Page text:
EDITORIAL: Russia Through the Ages, Through the Looking Glass


Russia Through the Ages, Through the Looking Glass

A nation desperately in need of medication

Russia: A nation desperately in need of medication

The image at left is a poster designed by, of all people, the infamous pro-Kremlin Soviet poet Vladimir Mayakovsky.  It depicts a giant upturned galosh orbiting the planet Earth and protecting it from cosmic rain of some kind.  At the top it is headlined:  “Rezinotrest [the Soviet rubber monopoly] protects you from rain and mud.” Below it reads:  “Without galoshes, Europe would sit and weep.”

The blogger at Strange Maps points out that the map depicted on the globe leaves something to be desired:  “Mayakovsky may have been a great poet and graphic designer, but he wasn’t much of a cartographer. The borders of the Soviet Union, highlighted in red, are rendered fairly accurately, but Europe is severely disfigured: an oversized Scandinavian peninsula points toward an expanse of water where most of Western Europe should be. There is no sign of the British Isles either, and the Iberian peninsula is wrong and too big. Iceland is attached to Greenland, and half of China seems to have fallen into the ocean.”

That’s, in fact though, only the least of the bizarre and sickening features of this poster, which clearly shows how consistently Russians have demonstrated their psychotic worldview right down through the ages.

What does it mean for the ad to gleefully prounounce “without galoshes, Europe would sit and weep”?  Is Russia a nation of sadists?  Is the advertisement attempting to suggest that Russia was exporting huge volumes of galoshes to Europe, without which Europe could not survive?  Is it relishing the prospect of cutting off the supply and inflicting that brutal doom upon the innocent denizens of Europe?  How would Russians react to a poster of this kind showing how badly the people of Russia would fare without the import of Western foodstuffs? How would they like it if Apple Computer threatened to cut of Dimi Medvedev’s beloved MacBook and black market iPhone?

Scraps of Moscow sees a parallel between such an idea and Russia’s current attitude towards the sale of natural gas in Europe.  It states:  “I found this old poster advertising galoshes to be quite appropriate for the current ‘gas war,’ since it reflects at least a couple of factors exacerbating the crisis – Russia’s glee at possessing something Europe needs, and Russia’s concurrent need for others to recognize the degree to which it is needed.”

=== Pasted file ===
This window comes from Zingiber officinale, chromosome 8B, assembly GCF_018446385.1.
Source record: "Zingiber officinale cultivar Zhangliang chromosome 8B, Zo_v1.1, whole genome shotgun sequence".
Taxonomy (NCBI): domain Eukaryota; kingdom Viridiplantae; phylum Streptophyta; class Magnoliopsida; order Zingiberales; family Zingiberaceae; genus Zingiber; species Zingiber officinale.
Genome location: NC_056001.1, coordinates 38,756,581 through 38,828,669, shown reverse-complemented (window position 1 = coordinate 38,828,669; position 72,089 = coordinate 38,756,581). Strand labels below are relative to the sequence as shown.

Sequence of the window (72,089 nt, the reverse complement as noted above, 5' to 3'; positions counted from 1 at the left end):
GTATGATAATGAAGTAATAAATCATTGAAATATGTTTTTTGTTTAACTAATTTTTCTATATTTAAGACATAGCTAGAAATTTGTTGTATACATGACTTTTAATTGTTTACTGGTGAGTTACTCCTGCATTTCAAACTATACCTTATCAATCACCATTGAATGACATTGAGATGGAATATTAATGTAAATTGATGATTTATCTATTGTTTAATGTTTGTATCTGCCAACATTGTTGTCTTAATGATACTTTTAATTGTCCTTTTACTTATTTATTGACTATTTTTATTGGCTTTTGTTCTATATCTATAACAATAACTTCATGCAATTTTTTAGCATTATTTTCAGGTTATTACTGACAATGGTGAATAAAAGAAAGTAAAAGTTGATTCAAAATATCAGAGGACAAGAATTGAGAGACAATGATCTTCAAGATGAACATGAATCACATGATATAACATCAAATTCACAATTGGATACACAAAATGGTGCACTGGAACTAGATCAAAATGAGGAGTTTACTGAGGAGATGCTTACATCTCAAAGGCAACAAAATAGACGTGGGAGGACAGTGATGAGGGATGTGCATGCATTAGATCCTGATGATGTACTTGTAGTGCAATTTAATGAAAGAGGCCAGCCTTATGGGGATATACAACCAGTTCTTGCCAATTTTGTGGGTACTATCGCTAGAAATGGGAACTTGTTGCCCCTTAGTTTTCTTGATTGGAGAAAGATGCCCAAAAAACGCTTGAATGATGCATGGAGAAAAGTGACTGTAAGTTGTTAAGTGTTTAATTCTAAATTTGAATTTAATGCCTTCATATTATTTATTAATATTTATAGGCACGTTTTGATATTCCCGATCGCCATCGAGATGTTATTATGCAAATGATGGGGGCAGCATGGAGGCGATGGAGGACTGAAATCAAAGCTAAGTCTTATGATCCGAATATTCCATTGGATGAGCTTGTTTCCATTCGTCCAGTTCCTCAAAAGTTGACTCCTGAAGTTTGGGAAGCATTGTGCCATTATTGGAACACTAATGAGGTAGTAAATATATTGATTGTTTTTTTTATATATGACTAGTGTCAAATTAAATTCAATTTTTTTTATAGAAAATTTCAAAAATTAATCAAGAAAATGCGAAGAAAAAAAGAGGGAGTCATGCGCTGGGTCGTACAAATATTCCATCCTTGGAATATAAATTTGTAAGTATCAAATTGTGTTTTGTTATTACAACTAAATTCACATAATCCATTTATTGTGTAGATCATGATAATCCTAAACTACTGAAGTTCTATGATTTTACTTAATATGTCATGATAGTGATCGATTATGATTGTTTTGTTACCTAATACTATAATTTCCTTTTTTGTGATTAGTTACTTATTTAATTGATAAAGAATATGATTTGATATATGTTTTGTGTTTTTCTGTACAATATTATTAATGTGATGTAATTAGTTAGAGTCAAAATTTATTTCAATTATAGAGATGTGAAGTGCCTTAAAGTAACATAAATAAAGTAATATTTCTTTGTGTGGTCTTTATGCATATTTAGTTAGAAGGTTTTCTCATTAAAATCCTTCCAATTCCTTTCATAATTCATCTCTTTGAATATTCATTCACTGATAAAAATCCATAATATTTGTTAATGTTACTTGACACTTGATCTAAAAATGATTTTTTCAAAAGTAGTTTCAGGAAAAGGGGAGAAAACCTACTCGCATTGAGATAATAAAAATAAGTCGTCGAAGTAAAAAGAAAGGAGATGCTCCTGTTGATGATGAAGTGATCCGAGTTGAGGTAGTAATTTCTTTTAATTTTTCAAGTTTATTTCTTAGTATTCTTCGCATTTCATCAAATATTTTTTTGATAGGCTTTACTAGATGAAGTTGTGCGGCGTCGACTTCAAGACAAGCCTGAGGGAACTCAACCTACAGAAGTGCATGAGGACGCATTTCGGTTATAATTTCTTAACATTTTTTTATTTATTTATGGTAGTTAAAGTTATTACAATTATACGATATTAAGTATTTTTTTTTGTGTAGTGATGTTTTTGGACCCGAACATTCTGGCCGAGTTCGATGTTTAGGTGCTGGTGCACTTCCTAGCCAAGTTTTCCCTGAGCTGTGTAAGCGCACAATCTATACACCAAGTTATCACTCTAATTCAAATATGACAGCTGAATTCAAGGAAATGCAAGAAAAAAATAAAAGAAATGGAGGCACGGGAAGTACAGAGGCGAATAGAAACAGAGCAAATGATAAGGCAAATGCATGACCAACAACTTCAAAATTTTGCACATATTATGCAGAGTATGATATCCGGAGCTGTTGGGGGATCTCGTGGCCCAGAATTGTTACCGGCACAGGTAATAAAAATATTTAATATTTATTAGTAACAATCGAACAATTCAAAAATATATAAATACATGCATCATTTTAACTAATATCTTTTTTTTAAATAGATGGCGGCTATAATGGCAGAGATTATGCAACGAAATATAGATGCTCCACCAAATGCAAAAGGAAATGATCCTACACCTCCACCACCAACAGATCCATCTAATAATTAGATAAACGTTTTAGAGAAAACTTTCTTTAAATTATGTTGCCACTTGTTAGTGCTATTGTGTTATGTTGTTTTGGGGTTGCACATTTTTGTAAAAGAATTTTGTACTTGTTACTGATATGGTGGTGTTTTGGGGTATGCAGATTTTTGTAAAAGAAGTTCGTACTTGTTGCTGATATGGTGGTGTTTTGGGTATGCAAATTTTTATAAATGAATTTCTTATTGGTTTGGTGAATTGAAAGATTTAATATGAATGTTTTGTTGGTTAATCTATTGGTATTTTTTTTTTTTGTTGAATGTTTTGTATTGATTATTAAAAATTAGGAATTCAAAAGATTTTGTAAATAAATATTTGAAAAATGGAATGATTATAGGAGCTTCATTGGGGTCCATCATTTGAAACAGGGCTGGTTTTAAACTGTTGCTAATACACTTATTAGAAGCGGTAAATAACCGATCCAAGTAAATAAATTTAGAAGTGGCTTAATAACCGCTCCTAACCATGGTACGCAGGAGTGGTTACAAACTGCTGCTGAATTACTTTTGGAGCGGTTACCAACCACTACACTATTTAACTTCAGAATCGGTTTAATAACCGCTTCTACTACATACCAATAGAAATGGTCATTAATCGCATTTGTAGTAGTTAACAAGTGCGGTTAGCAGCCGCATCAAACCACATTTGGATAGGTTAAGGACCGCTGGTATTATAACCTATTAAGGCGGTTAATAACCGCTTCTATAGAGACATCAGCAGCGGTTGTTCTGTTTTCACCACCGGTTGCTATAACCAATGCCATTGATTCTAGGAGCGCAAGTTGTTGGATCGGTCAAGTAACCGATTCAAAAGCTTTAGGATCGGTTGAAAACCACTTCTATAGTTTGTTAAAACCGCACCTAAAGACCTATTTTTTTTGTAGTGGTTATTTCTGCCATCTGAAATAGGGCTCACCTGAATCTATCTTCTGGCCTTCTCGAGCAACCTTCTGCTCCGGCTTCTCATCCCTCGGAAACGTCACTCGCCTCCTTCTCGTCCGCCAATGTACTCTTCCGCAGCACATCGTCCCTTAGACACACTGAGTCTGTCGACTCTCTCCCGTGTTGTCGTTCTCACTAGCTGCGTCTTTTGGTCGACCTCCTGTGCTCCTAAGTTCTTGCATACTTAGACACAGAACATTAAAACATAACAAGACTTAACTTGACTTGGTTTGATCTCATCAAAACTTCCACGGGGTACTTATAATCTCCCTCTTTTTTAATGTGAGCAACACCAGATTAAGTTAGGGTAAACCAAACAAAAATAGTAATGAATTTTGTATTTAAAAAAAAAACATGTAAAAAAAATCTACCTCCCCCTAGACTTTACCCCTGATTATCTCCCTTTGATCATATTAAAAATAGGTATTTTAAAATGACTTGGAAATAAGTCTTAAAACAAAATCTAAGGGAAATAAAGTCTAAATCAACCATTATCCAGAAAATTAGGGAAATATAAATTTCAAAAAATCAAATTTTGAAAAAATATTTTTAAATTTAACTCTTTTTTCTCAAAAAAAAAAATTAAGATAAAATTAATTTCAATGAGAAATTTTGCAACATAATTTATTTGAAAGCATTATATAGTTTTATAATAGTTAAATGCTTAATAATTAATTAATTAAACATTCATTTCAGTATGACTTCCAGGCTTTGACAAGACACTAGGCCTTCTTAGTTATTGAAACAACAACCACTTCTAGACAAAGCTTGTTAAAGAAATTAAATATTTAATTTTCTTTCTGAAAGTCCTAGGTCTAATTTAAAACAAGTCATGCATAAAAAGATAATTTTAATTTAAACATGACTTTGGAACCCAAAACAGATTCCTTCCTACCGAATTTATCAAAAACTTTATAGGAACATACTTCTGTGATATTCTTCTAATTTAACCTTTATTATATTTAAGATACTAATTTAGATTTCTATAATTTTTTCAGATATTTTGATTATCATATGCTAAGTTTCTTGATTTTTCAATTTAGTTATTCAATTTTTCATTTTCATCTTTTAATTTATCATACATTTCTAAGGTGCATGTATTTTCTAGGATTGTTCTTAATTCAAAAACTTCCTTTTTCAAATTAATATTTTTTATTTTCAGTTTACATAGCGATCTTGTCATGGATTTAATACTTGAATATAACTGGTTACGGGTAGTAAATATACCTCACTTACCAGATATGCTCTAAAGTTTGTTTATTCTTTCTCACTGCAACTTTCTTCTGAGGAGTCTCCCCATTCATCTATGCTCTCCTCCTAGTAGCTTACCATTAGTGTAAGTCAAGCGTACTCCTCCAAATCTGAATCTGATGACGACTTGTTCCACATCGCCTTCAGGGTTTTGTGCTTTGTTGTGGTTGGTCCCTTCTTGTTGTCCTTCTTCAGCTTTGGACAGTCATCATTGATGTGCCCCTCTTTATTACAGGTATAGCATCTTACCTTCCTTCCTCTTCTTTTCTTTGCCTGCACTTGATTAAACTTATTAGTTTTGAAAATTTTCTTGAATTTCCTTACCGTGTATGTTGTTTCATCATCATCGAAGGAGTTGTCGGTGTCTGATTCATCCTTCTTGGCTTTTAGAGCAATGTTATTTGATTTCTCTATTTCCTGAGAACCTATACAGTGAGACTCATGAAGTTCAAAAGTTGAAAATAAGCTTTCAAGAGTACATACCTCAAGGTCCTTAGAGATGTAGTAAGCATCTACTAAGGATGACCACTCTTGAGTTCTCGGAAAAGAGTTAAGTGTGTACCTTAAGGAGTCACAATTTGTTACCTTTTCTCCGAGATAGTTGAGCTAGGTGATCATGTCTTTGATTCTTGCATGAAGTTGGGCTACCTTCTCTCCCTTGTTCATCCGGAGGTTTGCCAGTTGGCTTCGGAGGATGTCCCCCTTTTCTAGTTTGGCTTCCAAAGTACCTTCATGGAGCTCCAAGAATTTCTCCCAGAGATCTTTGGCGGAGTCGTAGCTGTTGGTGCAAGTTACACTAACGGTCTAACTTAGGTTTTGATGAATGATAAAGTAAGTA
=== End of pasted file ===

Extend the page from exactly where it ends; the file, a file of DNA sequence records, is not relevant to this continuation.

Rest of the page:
Let’s be clear:  Russia today is a nation teetering once again on the brink of utter financial ruin.  Its average male lifespan does not place it in the top 100 nations of the world in that category, its population is shrinking nearly as fast as its economy.  Most intelligent people, faced with such a reality, would see the need to ingratiate themselves with others, to make friends and start preparing for the deluge.

But not Russians.  Instead, Russians appear to prefer to ignore reality and create for themselves a bizarre fantasy world, and to remain their until their entire civilization collapses around them.  They choose to send out to the world exactly the same bitterness and hostility about which they complain so vehemently when they receive it from the world — in other words, a self-fulfilling prophecy.

Ultimately, when he realized how utterly stupid he had been throughout his life in supporting the Soviet regime with his “art,” Mayakovsky blew his brains out, something it could be argued that Russia as a nation has tried on numerous occasions.  Perhaps now we are witnessing yet another national attempt at suicide.

One response to “EDITORIAL: Russia Through the Ages, Through the Looking Glass

  1. You know, when you look at the map of your home country, you get this warm and happy and proud feeling? Well, Russians get a kind of feeling that ranges from rage to desperation to depression. They see their country as chopped up, maimed, incomplete and surrounded by a vicious pack of hungry dogs, ready to take another bite.

    A lot of it goes back to where Russia as it is now came from. The first and shiniest bit of Russian culture started in Kiev. Which, yes, you got it! is now chopped away from the Motherland (or… daughterland?). Then there were the Rjuriks, those came to Novgorodland from scandinavia – also chopped away. Then there were the Mongolians – guess what? taken away from Russia. So unfair! And Alaska, of course, sneaky Americans stole it, it was Russia’s presssscioussss. And of course, all the slavic people should be living in Russia, that’s all the Ukrainians, and Poles and Serbs and Slovaks… oh, what the hell, let’s say all Indoeuropeans. Oh, and Afghanistan was taken away from Russia so cruelly in the 80’s, again by the nasty Americans.

    *sigh* am I right or am I right?

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